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5 Grinder Safety Tips to Prevent Workplace Injuries and Deaths

By Rick Gehrke   |   
workplace safety, grinders

Abrasive wheel grinders are standard tools for most manufacturers, especially if you have a mechanical or maintenance shop onsite. When not checked and maintained, or used incorrectly, they can cause severe injuries or deaths. There are lots of different types of grinders including bench grinders, pedestal grinders, angle grinders, and more.

This article is mainly about the first two. Bench grinders and pedestal grinders both do basically the same job.

According to an OSHA review of 27 grinder accidents in an eight-year span, more than 26% resulted in employee deaths. The most common accidents occur when employees get their clothing, fingers, or other parts of their bodies caught in a grinding wheel or when they’re struck by debris when the grinding wheel explodes or disintegrates. Finger and thumb amputations are extremely common. 

These accidents are easily avoided through equipment maintenance and training. Unfortunately, people become complacent about grinder hazards or just don’t know how to inspect and keep them safe. As a workplace safety consultant, I often find grinders that are out of spec and could easily cause an injury or fatality. People using these machines need training, and we need to make sure that they get it.

The grinders we’re talking about here are usually mounted to a workplace bench or pedestal with two grinding wheels used to sharpen hand tools or grind other materials like metal. The grinding wheels are made of ceramic material and spin at high speeds, typically up to 3,600 RPMs. People can get hurt, badly, when those wheels become cracked, or protective guards are loose, missing, or not adjusted properly.

OSHA provides a checklist for abrasive wheel equipment grinders that, if followed, can reduce and prevent deaths and serious injuries. Here’s a quick overview of some safety standards that can be incorporated in ongoing inspections.

OSHA Grinder Wheel Safety Standards

  1. Do side guards cover the spindle, nut, and flange 75% of the wheel diameter? This is necessary to prevent injuries when a wheel comes apart. The pieces will stay contained within the guard and not fly around and hit the user or others nearby. 
  2. Is the work rest used and adjusted to within 1/8-inch of the wheel? This helps prevent something like a shirt sleeve from getting pulled into the wheel and ensures that something doesn’t flip up and hit the user in the face.
  3. Is the adjustable tongue guard on the top side of the grinder used and kept to within 1/4 inch of the wheel? The guard must be within a quarter inch of the wheel to help contain pieces if the wheel comes apart. It also helps contain sparks.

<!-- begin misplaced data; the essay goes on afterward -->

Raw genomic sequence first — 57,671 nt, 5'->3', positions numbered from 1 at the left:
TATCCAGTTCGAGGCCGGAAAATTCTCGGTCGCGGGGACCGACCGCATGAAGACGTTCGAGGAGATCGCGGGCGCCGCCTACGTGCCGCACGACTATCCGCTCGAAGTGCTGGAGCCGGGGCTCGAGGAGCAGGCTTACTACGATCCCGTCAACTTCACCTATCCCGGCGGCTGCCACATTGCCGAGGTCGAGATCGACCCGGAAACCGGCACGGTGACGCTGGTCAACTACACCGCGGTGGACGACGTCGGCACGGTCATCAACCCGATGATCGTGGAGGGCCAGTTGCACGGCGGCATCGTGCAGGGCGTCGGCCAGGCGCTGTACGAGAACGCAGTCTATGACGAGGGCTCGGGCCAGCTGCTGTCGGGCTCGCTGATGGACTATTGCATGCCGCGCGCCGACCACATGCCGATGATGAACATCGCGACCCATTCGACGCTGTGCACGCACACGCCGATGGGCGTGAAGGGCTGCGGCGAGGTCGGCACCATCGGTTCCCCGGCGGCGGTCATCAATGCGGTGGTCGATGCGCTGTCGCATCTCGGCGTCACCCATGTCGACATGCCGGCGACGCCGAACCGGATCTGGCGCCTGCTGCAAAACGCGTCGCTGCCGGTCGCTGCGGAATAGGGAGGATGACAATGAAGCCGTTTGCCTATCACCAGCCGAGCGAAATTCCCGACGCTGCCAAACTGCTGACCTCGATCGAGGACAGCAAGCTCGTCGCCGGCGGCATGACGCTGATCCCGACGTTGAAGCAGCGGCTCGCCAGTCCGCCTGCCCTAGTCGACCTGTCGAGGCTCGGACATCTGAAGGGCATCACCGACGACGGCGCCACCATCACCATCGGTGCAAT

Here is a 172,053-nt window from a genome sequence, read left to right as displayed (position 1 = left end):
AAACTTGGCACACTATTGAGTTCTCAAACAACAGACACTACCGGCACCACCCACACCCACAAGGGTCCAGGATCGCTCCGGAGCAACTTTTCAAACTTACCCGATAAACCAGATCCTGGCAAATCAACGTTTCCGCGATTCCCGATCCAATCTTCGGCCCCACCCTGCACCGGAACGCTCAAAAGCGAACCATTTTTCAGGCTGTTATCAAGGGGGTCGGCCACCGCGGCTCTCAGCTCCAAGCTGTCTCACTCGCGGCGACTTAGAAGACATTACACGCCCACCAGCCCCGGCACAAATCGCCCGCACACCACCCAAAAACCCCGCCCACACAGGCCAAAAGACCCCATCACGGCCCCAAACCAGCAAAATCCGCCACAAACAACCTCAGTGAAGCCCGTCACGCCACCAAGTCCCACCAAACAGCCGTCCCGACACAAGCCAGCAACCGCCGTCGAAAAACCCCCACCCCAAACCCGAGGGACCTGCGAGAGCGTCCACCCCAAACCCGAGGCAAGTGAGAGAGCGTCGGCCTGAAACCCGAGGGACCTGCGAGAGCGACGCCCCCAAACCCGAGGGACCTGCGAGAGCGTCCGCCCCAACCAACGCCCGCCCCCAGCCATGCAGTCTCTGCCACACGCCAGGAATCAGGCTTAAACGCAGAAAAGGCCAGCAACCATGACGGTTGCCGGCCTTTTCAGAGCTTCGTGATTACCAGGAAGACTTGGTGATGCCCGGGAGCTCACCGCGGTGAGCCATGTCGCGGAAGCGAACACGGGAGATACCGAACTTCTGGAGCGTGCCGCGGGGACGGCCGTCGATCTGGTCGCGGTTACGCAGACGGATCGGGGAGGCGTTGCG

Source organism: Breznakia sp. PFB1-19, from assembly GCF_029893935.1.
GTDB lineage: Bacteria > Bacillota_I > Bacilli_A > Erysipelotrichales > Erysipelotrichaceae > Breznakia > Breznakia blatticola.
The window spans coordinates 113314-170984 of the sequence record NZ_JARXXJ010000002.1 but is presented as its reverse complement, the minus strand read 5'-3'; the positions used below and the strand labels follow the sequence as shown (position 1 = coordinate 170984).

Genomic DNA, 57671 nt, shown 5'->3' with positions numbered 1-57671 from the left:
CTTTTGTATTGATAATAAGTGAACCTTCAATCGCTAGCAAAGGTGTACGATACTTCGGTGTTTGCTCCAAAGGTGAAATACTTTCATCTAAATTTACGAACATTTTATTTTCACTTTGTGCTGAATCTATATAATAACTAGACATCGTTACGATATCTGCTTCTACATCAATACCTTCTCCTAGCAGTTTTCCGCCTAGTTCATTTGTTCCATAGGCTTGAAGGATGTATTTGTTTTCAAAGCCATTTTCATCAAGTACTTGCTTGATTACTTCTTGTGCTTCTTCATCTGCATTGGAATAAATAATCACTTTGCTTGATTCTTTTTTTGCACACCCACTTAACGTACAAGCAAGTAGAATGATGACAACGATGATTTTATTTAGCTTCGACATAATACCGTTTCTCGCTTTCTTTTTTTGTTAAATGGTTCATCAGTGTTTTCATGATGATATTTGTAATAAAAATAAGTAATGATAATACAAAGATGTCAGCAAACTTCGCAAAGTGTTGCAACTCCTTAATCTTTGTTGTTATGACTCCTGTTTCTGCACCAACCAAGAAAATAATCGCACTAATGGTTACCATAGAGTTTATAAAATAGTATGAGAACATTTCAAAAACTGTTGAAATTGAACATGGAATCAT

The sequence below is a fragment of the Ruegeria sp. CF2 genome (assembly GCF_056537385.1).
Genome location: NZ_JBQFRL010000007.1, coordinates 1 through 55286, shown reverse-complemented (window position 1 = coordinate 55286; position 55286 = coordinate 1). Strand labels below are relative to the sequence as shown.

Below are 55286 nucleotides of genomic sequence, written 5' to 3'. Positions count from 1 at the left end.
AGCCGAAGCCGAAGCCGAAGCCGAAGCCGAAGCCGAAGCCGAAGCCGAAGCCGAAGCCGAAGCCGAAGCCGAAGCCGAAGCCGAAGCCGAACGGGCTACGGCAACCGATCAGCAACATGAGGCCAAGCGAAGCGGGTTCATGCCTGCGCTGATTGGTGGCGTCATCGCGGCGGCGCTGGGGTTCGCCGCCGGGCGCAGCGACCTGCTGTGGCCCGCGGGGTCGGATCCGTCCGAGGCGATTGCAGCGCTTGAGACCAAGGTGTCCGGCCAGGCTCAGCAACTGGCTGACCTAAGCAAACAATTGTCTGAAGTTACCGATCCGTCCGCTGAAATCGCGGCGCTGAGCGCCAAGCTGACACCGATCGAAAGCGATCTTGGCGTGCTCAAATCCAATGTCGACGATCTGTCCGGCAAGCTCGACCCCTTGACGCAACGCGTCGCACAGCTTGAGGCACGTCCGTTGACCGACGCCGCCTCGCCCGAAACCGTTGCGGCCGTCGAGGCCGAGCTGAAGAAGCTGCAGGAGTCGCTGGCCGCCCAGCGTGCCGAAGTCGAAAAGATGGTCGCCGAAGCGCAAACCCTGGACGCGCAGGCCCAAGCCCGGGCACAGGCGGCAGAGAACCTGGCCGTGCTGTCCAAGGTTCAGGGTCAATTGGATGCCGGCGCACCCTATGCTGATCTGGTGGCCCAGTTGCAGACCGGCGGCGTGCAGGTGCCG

4. Is the maximum RPM rating of each abrasive wheel compatible with the RPM rating of the grinder motor? With any grinder, it’s critical to check the maximum RPM of the motor and ensure abrasive wheels are designed for it. The RPM should be marked on both the grinder and the wheel.
  5. Before new abrasive wheels are mounted, are they visually inspected and ring tested? Look for cracks, chips, or other signs of damage. Ring testing typically involves holding the wheel up in the air by a finger through the center and tapping it with a nonmetallic implement like a piece of wood or a plastic screwdriver handle. The wheel should make a ping sound. If it goes “thunk,” that means it’s cracked or otherwise damaged. Mark it as unusable and return it to the supplier or throw it out!

Other OSHA grinder safety checks include:

  • Is cleanliness maintained around grinders?
  • Are dust collectors and powered exhausts provided on grinders used in operations that produce large amounts of dust?
  • Are goggles or face shields always worn when grinding?
  • Are bench and pedestal grinders permanently mounted?
  • Does each electrically operated grinder have a permanent, continuous, and effective path to the ground?
  • Are fixed or permanently mounted grinders connected to their electrical supply system with metallic conduit or another permanent method?
  • Does each grinder have an individual on-and-off control switch?

In many manufacturing sites, grinders are out of sight and out of mind until needed. Use the same consistent safety measures you require for commonly used equipment. Keep your employees safe from severe injuries and deaths by frequently checking your grinders and training your people to maintain and use them properly. Your workplace safety training program should include staple courses on machine guarding, PPE, and site-specific details that reflect your equipment

Contact us for more tips on grinder safety or a discussion on other equipment in your manufacturing site.

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